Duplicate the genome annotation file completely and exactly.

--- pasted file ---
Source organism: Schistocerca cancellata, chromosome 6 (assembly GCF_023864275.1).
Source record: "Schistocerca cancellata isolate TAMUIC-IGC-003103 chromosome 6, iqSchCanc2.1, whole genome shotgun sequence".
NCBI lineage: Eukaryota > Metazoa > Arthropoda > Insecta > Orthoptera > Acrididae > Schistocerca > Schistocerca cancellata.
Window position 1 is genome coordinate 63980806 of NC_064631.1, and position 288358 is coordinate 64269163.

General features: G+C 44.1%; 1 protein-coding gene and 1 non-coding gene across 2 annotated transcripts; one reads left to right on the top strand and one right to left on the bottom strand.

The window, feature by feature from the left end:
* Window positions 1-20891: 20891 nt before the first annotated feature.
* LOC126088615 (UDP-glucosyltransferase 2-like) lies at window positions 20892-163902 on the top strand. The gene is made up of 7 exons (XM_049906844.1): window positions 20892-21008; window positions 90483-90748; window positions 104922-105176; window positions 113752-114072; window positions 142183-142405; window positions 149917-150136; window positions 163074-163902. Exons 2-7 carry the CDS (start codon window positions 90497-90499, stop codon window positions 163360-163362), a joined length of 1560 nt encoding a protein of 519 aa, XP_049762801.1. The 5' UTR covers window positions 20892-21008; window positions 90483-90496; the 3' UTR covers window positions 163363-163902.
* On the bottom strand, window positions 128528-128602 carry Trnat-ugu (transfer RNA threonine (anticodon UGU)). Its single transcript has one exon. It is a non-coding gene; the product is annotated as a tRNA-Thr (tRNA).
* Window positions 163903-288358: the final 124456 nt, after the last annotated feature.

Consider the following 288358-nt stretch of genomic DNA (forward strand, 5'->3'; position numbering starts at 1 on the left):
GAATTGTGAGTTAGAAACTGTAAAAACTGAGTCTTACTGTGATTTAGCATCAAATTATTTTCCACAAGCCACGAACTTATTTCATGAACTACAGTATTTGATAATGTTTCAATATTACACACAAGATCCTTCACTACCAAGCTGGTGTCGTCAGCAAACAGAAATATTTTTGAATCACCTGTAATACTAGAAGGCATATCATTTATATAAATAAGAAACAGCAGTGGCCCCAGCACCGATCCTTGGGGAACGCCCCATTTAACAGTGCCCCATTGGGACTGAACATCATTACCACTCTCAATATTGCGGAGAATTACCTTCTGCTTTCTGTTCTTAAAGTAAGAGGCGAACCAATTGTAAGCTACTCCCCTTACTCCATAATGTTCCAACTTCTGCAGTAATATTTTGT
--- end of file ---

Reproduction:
Source organism: Schistocerca cancellata, chromosome 6 (assembly GCF_023864275.1).
Source record: "Schistocerca cancellata isolate TAMUIC-IGC-003103 chromosome 6, iqSchCanc2.1, whole genome shotgun sequence".
NCBI lineage: Eukaryota > Metazoa > Arthropoda > Insecta > Orthoptera > Acrididae > Schistocerca > Schistocerca cancellata.
Window position 1 is genome coordinate 63980806 of NC_064631.1, and position 288358 is coordinate 64269163.

General features: G+C 44.1%; 1 protein-coding gene and 1 non-coding gene across 2 annotated transcripts; one reads left to right on the top strand and one right to left on the bottom strand.

The window, feature by feature from the left end:
* Window positions 1-20891: 20891 nt before the first annotated feature.
* LOC126088615 (UDP-glucosyltransferase 2-like) lies at window positions 20892-163902 on the top strand. The gene is made up of 7 exons (XM_049906844.1): window positions 20892-21008; window positions 90483-90748; window positions 104922-105176; window positions 113752-114072; window positions 142183-142405; window positions 149917-150136; window positions 163074-163902. Exons 2-7 carry the CDS (start codon window positions 90497-90499, stop codon window positions 163360-163362), a joined length of 1560 nt encoding a protein of 519 aa, XP_049762801.1. The 5' UTR covers window positions 20892-21008; window positions 90483-90496; the 3' UTR covers window positions 163363-163902.
* On the bottom strand, window positions 128528-128602 carry Trnat-ugu (transfer RNA threonine (anticodon UGU)). Its single transcript has one exon. It is a non-coding gene; the product is annotated as a tRNA-Thr (tRNA).
* Window positions 163903-288358: the final 124456 nt, after the last annotated feature.

Consider the following 288358-nt stretch of genomic DNA (forward strand, 5'->3'; position numbering starts at 1 on the left):
GAATTGTGAGTTAGAAACTGTAAAAACTGAGTCTTACTGTGATTTAGCATCAAATTATTTTCCACAAGCCACGAACTTATTTCATGAACTACAGTATTTGATAATGTTTCAATATTACACACAAGATCCTTCACTACCAAGCTGGTGTCGTCAGCAAACAGAAATATTTTTGAATCACCTGTAATACTAGAAGGCATATCATTTATATAAATAAGAAACAGCAGTGGCCCCAGCACCGATCCTTGGGGAACGCCCCATTTAACAGTGCCCCATTGGGACTGAACATCATTACCACTCTCAATATTGCGGAGAATTACCTTCTGCTTTCTGTTCTTAAAGTAAGAGGCGAACCAATTGTAAGCTACTCCCCTTACTCCATAATGTTCCAACTTCTGCAGTAATATTTTGT